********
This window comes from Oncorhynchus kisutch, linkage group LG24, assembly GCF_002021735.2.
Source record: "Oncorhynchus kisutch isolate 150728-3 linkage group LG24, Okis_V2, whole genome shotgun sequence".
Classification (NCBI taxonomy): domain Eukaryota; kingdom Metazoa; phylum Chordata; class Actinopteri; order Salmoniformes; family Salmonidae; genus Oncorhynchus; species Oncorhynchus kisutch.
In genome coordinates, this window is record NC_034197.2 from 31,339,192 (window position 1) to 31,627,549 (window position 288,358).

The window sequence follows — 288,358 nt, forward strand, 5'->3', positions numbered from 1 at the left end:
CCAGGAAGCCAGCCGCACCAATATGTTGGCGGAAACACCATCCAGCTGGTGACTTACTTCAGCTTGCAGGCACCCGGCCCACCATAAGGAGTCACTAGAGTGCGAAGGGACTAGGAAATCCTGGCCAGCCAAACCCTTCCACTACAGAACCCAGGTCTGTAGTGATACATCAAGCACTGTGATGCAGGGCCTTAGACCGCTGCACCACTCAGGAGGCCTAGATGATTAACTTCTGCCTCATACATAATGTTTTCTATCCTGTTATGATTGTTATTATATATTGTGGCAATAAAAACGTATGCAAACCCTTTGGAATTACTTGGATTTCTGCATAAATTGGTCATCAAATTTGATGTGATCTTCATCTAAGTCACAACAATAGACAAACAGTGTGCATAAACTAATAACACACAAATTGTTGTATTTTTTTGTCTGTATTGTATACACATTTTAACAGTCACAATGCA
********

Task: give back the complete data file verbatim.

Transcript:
This window comes from Oncorhynchus kisutch, linkage group LG24, assembly GCF_002021735.2.
Source record: "Oncorhynchus kisutch isolate 150728-3 linkage group LG24, Okis_V2, whole genome shotgun sequence".
Classification (NCBI taxonomy): domain Eukaryota; kingdom Metazoa; phylum Chordata; class Actinopteri; order Salmoniformes; family Salmonidae; genus Oncorhynchus; species Oncorhynchus kisutch.
In genome coordinates, this window is record NC_034197.2 from 31,339,192 (window position 1) to 31,627,549 (window position 288,358).

The window sequence follows — 288,358 nt, forward strand, 5'->3', positions numbered from 1 at the left end:
CCAGGAAGCCAGCCGCACCAATATGTTGGCGGAAACACCATCCAGCTGGTGACTTACTTCAGCTTGCAGGCACCCGGCCCACCATAAGGAGTCACTAGAGTGCGAAGGGACTAGGAAATCCTGGCCAGCCAAACCCTTCCACTACAGAACCCAGGTCTGTAGTGATACATCAAGCACTGTGATGCAGGGCCTTAGACCGCTGCACCACTCAGGAGGCCTAGATGATTAACTTCTGCCTCATACATAATGTTTTCTATCCTGTTATGATTGTTATTATATATTGTGGCAATAAAAACGTATGCAAACCCTTTGGAATTACTTGGATTTCTGCATAAATTGGTCATCAAATTTGATGTGATCTTCATCTAAGTCACAACAATAGACAAACAGTGTGCATAAACTAATAACACACAAATTGTTGTATTTTTTTGTCTGTATTGTATACACATTTTAACAGTCACAATGCA